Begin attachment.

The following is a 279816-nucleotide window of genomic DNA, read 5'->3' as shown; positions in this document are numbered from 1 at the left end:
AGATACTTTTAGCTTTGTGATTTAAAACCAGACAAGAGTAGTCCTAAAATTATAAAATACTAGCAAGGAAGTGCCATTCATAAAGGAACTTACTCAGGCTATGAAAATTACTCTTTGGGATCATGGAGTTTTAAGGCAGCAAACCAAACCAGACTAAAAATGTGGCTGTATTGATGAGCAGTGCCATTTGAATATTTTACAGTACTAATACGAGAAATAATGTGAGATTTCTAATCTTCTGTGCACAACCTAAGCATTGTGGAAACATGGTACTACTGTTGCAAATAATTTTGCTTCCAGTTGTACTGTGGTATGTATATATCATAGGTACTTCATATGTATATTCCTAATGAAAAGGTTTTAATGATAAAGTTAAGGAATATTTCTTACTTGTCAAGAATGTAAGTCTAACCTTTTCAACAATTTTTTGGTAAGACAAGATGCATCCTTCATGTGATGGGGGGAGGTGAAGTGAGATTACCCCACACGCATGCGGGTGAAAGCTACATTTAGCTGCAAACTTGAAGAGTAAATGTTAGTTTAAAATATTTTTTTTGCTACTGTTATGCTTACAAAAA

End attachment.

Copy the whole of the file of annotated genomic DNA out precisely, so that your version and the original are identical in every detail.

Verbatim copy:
The following is a 279816-nucleotide window of genomic DNA, read 5'->3' as shown; positions in this document are numbered from 1 at the left end:
AGATACTTTTAGCTTTGTGATTTAAAACCAGACAAGAGTAGTCCTAAAATTATAAAATACTAGCAAGGAAGTGCCATTCATAAAGGAACTTACTCAGGCTATGAAAATTACTCTTTGGGATCATGGAGTTTTAAGGCAGCAAACCAAACCAGACTAAAAATGTGGCTGTATTGATGAGCAGTGCCATTTGAATATTTTACAGTACTAATACGAGAAATAATGTGAGATTTCTAATCTTCTGTGCACAACCTAAGCATTGTGGAAACATGGTACTACTGTTGCAAATAATTTTGCTTCCAGTTGTACTGTGGTATGTATATATCATAGGTACTTCATATGTATATTCCTAATGAAAAGGTTTTAATGATAAAGTTAAGGAATATTTCTTACTTGTCAAGAATGTAAGTCTAACCTTTTCAACAATTTTTTGGTAAGACAAGATGCATCCTTCATGTGATGGGGGGAGGTGAAGTGAGATTACCCCACACGCATGCGGGTGAAAGCTACATTTAGCTGCAAACTTGAAGAGTAAATGTTAGTTTAAAATATTTTTTTTGCTACTGTTATGCTTACAAAAA